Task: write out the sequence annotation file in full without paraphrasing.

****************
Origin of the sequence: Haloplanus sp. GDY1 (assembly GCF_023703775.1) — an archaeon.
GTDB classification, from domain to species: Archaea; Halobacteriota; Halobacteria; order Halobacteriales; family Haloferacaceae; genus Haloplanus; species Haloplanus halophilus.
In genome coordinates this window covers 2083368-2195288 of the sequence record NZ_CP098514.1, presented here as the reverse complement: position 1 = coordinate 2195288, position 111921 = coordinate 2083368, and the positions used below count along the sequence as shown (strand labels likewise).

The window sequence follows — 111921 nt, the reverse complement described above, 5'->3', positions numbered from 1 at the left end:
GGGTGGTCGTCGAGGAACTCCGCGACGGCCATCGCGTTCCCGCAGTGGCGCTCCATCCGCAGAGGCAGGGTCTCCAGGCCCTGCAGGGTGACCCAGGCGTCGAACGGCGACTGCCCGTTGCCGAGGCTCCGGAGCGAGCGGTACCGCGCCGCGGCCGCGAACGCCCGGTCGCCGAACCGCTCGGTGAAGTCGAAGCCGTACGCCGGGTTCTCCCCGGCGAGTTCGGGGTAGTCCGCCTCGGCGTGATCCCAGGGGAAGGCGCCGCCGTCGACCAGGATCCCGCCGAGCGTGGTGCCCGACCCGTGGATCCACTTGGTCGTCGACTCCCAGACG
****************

Origin of the sequence: Haloplanus sp. GDY1 (assembly GCF_023703775.1) — an archaeon.
GTDB classification, from domain to species: Archaea; Halobacteriota; Halobacteria; order Halobacteriales; family Haloferacaceae; genus Haloplanus; species Haloplanus halophilus.
In genome coordinates this window covers 2083368-2195288 of the sequence record NZ_CP098514.1, presented here as the reverse complement: position 1 = coordinate 2195288, position 111921 = coordinate 2083368, and the positions used below count along the sequence as shown (strand labels likewise).

The window sequence follows — 111921 nt, the reverse complement described above, 5'->3', positions numbered from 1 at the left end:
GGGTGGTCGTCGAGGAACTCCGCGACGGCCATCGCGTTCCCGCAGTGGCGCTCCATCCGCAGAGGCAGGGTCTCCAGGCCCTGCAGGGTGACCCAGGCGTCGAACGGCGACTGCCCGTTGCCGAGGCTCCGGAGCGAGCGGTACCGCGCCGCGGCCGCGAACGCCCGGTCGCCGAACCGCTCGGTGAAGTCGAAGCCGTACGCCGGGTTCTCCCCGGCGAGTTCGGGGTAGTCCGCCTCGGCGTGATCCCAGGGGAAGGCGCCGCCGTCGACCAGGATCCCGCCGAGCGTGGTGCCCGACCCGTGGATCCACTTGGTCGTCGACTCCCAGACG